Chloe was once a normal girl. Until the night of the car crash that nearly claimed her life. Now Chloe’s mother is dead, her father is a shell of the man he used to be and the secrets that had so carefully kept their family together are falling apart.
A new start is all Chloe and her father can hope for, but when you think you’re no longer human how can you ever start pretending?
Targeted Age Group:: 12-18
What Inspired You to Write Your Book?
As a big fan of Mary Shelley’s Frankenstein I wanted to write a contemporary reimagining for today’s Young Adult readers.
How Did You Come up With Your Characters?
Chloe has been in my head for years, growing up with me even though I didn’t realise it. She’s a type of ‘everyman’ figure who I think will resonate with many teenage girls.
You know that split second when you wake up and the line between your nightmares and reality is blurred? The darkness and the icy burst of fear in my stomach tell me it’s a dream; but the damp, decaying smell and the unfamiliar sound that I can’t quite put my finger on feel horribly real. I don’t move, and I try not to make a sound. I even hold my breath, and just listen. There’s a faint beeping noise close by, only it’s distorted somehow and I can’t focus on it. As I’m trying, I notice something else behind it, a harsh sort of rasping, rising and falling in the background. The more I try to isolate the sounds, the harder they get to hold on to. Maybe if I just lie still, and try not to panic, I’ll slip into a different part of my dream; a nicer part, one involving Tom Hiddleston reading to me in bed or… only I don’t know because I can’t lie still, I’m starting to shiver with the cold. The beeping sound is changing – it’s getting louder and faster now; uneven, frantic almost. I shiver harder, and then the rasping stops and the beeping switches down to just one, low, continuous tone and it’s panic one, Chloe nil. I shoot bolt upright in what doesn’t feel anything like my bed, and force my eyes open, except… I don’t. They don’t. I don’t move. My brain’s screaming: Up, UP! Get up! But nothing happens. I can’t move.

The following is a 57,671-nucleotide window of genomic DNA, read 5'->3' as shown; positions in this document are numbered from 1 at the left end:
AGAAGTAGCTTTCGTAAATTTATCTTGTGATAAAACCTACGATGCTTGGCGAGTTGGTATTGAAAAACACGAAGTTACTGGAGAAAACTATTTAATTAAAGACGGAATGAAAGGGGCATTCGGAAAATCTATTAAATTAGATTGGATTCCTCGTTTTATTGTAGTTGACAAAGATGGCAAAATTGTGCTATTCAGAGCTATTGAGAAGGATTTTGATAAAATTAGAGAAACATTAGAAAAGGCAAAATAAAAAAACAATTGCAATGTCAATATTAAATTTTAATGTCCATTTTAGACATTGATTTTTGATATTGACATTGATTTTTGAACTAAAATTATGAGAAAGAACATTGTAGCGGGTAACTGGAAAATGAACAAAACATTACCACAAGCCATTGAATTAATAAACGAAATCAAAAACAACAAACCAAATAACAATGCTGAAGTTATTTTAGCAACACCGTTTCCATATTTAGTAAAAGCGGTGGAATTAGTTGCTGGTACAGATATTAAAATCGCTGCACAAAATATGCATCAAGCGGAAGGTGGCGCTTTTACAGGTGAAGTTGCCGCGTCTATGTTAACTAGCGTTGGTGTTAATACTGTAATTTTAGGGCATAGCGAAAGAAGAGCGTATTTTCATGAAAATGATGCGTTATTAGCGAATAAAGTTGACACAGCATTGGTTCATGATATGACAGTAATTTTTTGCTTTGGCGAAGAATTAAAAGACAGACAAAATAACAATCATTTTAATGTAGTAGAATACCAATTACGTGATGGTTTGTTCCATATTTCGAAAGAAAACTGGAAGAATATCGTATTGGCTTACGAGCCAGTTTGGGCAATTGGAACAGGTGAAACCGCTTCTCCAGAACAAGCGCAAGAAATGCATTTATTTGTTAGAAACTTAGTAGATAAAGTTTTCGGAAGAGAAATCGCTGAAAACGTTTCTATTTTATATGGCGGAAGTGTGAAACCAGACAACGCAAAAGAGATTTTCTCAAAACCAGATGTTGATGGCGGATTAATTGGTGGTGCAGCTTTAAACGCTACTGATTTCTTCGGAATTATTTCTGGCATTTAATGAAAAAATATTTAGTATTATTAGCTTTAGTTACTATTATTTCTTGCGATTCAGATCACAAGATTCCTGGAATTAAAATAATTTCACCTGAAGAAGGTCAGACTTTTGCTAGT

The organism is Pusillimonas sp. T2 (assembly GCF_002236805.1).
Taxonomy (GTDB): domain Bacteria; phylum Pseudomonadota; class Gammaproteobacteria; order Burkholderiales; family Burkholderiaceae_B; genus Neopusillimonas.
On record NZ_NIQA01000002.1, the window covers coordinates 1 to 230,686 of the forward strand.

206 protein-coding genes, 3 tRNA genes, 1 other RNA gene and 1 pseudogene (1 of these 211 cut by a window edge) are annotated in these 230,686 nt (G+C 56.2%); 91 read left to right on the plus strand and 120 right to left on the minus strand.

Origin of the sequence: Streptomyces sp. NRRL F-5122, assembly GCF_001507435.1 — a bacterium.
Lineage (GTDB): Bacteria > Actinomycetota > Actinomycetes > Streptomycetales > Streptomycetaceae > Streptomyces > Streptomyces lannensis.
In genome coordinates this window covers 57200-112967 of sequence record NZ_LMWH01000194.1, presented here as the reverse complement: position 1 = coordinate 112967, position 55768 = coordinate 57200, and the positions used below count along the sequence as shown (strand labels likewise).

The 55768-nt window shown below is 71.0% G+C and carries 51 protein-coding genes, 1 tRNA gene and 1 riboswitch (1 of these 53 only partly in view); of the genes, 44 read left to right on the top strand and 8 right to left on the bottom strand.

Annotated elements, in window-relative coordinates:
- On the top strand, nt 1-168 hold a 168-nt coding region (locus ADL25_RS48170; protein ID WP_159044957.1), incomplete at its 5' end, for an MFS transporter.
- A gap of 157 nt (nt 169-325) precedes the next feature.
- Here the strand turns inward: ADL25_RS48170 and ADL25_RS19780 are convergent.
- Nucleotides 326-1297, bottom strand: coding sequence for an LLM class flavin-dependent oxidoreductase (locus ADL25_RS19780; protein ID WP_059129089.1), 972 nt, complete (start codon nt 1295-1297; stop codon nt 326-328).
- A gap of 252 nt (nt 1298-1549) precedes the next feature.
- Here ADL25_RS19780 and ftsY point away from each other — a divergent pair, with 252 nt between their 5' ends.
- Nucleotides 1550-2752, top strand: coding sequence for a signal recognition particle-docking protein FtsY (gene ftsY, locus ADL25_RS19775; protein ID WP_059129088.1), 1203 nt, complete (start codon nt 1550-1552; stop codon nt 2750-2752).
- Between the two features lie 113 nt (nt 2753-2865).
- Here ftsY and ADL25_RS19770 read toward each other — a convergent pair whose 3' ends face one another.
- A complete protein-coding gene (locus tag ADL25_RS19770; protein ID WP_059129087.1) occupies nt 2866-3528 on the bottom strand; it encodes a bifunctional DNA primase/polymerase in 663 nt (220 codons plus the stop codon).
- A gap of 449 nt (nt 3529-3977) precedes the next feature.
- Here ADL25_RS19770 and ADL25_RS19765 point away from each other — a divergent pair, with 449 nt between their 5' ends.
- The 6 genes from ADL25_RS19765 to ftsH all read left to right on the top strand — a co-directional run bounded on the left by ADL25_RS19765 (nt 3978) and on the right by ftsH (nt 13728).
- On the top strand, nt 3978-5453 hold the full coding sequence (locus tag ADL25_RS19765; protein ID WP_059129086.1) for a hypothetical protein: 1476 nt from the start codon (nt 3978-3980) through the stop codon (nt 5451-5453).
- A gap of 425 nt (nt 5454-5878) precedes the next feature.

It’s the worst kind of nightmare, the kind where you’re trapped inside your own head, only I don’t think any nightmare could feel this real, for this long. I should’ve woken up screaming by now. And someone should be here: Mum, turning the light on, telling me it’s all right; or Dad, shouting What’s all the noise about. Only there’s no one.
And then the beeping stops, and I think maybe it’s over.
In the sudden, brief silence that follows I hear Dad’s voice after all, and he is shouting, and the relief is almost as intense as the panic was, but it’s hard to make out what he’s saying. I don’t know if it’s Chlo, or No, and then after a few seconds of him saying it over and over I’m not even sure it’s really him at all. I don’t know what to feel any more, until light explodes around me, light a million miles away from the warm yellow glow of my bedside lamp, and I get my answer: Pain. I feel pain. It’s everywhere, all at once, and I don’t know where I end and it begins. I don’t know how I’m going to feel anything but pain ever again. The light’s coming from inside me, ripping me into a thousand burning pieces and I don’t know who or what I am any more, only that I don’t want to be.
My mind must have been the last thing to shatter. A tiny of piece of it comes back with the same, steady beeping. The voice is there too – closer, clearer this time: a voice as torn and as broken as what used to be me. It’s Dad, but it’s not Dad.
‘I can’t do this,’ it says. ‘I can’t do this on my own.’
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